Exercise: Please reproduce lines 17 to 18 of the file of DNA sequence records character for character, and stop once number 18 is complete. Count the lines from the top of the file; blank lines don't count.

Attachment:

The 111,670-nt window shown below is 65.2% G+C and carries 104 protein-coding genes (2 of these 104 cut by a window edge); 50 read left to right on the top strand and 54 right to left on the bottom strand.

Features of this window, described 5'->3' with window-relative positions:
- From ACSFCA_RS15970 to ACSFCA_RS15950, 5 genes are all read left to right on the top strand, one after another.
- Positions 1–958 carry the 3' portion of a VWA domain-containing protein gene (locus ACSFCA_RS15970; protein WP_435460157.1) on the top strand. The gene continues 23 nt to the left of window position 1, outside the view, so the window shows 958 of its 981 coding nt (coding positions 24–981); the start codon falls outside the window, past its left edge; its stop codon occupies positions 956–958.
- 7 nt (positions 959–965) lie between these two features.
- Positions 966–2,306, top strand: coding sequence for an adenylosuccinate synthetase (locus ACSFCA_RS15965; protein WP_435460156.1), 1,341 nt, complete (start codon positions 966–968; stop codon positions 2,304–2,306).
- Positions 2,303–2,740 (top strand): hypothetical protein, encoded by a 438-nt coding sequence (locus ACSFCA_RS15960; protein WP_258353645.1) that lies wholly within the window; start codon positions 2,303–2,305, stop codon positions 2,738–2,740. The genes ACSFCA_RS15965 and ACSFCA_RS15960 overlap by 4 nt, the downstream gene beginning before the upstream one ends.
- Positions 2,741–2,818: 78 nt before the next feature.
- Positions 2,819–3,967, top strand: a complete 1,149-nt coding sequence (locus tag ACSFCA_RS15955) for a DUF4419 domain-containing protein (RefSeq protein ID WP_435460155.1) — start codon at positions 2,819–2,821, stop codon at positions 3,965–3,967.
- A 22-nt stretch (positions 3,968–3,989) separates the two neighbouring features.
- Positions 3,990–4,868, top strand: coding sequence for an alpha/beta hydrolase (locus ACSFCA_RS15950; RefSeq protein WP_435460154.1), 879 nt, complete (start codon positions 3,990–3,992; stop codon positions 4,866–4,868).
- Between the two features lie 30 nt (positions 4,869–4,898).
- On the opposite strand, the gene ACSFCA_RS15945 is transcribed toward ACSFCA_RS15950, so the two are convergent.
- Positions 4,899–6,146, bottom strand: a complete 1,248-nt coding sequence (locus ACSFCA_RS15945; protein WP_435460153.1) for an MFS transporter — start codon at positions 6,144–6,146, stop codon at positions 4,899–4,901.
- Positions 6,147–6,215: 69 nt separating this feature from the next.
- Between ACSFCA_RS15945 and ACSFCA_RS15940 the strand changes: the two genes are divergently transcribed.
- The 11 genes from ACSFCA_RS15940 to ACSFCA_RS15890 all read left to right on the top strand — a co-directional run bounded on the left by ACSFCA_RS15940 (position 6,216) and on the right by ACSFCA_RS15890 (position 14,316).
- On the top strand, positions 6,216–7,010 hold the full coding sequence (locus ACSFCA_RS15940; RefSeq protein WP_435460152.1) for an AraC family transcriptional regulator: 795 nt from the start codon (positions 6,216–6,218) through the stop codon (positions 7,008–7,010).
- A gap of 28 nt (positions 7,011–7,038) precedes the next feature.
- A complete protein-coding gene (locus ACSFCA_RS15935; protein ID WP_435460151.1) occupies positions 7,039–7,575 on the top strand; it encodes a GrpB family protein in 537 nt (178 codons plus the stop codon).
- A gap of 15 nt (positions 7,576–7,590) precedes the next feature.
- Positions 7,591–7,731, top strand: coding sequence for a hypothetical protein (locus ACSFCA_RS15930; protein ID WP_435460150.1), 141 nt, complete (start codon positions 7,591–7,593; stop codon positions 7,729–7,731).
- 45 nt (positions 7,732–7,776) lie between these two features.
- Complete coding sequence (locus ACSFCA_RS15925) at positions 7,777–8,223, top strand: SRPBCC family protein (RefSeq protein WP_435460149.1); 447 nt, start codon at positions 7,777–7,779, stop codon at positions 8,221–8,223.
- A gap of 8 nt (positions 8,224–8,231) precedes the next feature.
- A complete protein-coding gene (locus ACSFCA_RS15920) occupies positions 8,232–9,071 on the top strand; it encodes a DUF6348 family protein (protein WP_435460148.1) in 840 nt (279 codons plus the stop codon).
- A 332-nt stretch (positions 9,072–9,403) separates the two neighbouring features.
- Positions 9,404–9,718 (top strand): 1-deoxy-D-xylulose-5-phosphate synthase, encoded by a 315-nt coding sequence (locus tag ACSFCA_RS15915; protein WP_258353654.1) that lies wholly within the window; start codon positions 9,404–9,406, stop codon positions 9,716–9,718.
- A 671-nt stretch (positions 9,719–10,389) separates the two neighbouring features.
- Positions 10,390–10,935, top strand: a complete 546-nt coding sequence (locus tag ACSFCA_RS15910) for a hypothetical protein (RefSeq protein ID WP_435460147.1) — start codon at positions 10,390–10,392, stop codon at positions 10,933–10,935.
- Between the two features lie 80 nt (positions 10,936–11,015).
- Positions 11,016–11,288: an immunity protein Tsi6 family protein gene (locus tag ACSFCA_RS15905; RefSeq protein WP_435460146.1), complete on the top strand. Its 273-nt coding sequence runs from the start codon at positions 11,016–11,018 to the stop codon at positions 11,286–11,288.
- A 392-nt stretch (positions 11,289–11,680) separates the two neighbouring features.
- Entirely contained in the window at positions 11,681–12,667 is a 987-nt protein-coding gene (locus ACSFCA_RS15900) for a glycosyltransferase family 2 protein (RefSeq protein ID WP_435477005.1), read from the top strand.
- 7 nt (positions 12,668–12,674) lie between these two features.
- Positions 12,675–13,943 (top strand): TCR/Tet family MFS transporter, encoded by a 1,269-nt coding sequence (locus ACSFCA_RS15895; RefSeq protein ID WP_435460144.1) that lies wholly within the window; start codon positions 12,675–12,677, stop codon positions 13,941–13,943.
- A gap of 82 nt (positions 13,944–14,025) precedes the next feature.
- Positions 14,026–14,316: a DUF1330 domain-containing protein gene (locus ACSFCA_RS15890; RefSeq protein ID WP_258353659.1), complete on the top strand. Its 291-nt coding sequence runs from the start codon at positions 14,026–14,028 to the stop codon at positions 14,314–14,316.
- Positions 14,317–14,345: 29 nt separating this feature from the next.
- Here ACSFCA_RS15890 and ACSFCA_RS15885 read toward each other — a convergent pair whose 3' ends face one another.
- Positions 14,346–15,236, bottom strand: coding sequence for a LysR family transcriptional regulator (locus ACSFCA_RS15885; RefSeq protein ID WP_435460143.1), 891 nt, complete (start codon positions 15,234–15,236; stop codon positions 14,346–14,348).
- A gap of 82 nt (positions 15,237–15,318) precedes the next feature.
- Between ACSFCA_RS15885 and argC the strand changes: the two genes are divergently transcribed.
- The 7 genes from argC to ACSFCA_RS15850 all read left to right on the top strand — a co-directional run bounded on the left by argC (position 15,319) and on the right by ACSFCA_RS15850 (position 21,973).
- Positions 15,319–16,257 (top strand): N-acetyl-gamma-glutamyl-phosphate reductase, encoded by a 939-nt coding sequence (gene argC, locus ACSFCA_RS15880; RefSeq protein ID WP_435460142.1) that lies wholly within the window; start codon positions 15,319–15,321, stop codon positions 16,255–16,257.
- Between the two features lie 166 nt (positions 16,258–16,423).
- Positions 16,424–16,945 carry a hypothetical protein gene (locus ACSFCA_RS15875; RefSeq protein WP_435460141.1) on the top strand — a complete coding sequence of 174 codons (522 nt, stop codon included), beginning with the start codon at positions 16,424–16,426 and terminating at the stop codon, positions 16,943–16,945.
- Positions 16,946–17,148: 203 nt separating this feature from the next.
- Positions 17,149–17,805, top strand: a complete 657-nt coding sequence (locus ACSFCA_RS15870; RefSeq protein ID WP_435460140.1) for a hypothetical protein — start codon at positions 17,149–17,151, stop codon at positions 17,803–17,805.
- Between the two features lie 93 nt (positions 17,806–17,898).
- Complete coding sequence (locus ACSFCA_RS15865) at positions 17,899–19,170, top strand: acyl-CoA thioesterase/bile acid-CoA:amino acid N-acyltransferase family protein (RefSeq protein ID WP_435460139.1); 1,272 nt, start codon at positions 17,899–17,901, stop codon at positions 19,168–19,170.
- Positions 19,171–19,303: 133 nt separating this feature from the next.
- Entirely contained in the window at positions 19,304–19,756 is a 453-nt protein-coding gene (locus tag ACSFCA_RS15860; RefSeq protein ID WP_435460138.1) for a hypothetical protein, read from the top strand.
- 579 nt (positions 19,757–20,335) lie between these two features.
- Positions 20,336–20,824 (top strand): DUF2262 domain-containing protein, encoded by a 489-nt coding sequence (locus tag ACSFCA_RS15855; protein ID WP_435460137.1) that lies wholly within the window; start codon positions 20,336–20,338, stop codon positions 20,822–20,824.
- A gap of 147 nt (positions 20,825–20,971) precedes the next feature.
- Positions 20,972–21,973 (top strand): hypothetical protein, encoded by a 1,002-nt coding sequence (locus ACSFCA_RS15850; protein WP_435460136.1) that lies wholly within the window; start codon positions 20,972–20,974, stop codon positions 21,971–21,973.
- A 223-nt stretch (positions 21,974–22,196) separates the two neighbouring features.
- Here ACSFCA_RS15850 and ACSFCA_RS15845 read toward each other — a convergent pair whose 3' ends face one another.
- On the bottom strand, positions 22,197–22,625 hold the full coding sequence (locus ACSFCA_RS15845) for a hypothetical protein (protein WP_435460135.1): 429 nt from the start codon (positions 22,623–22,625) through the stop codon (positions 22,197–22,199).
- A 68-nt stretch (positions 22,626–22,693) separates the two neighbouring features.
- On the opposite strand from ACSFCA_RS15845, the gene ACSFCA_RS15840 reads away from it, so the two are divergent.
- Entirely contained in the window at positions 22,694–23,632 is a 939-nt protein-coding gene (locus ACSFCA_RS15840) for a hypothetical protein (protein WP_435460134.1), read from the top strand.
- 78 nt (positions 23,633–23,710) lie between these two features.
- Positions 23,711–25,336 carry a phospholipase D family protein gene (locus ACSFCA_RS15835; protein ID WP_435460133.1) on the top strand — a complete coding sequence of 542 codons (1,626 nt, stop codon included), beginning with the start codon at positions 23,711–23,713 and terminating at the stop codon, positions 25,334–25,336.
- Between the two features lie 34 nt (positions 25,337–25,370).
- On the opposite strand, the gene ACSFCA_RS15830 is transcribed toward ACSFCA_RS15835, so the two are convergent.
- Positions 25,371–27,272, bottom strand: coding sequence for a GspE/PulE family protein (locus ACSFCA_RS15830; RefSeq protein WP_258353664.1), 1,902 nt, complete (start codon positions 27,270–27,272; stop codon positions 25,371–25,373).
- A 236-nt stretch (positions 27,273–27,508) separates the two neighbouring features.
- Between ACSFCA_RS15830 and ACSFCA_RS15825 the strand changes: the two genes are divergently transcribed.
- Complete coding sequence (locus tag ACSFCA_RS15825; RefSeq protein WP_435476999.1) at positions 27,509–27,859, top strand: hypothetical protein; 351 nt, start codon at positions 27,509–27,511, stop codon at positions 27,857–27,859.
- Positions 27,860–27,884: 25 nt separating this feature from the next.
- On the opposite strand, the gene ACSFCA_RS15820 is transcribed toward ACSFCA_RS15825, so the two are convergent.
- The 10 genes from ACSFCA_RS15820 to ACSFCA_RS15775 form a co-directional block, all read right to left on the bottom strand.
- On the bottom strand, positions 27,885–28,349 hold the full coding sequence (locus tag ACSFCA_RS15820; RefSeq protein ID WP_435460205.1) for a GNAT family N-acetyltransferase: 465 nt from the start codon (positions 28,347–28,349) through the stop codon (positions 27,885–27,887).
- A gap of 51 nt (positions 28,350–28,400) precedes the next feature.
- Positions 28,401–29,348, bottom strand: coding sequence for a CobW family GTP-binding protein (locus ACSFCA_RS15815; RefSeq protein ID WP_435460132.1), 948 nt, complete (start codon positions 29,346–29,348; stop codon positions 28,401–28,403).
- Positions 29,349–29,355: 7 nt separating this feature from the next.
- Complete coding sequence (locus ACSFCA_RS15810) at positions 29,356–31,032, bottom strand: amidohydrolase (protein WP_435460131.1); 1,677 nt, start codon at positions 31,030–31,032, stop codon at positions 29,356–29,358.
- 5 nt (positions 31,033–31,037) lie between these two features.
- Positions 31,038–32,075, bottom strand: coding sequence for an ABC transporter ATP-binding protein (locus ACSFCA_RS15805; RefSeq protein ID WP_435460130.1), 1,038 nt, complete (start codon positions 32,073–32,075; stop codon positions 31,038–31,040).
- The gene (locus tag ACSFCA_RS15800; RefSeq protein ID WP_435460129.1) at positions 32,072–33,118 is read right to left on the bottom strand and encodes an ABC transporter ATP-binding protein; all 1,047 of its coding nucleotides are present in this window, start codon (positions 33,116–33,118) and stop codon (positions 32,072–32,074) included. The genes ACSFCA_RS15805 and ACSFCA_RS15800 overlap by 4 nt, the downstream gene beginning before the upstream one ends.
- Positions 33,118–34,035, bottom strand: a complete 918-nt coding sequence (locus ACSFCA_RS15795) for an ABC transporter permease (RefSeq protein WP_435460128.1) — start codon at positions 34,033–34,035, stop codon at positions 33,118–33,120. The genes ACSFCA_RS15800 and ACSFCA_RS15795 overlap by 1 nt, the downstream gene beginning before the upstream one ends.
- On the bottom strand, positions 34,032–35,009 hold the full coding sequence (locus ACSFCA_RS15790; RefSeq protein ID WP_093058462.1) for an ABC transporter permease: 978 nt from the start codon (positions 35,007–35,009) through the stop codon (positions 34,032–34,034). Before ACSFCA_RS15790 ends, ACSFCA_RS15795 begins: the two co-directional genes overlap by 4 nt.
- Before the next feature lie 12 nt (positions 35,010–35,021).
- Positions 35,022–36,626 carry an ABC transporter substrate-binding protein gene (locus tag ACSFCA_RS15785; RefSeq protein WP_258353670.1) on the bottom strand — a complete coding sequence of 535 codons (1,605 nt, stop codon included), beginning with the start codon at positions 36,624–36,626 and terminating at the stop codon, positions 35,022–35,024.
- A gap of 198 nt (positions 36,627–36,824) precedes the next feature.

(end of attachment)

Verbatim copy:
- The 11 genes from ACSFCA_RS15940 to ACSFCA_RS15890 all read left to right on the top strand — a co-directional run bounded on the left by ACSFCA_RS15940 (position 6,216) and on the right by ACSFCA_RS15890 (position 14,316).
- On the top strand, positions 6,216–7,010 hold the full coding sequence (locus ACSFCA_RS15940; RefSeq protein WP_435460152.1) for an AraC family transcriptional regulator: 795 nt from the start codon (positions 6,216–6,218) through the stop codon (positions 7,008–7,010).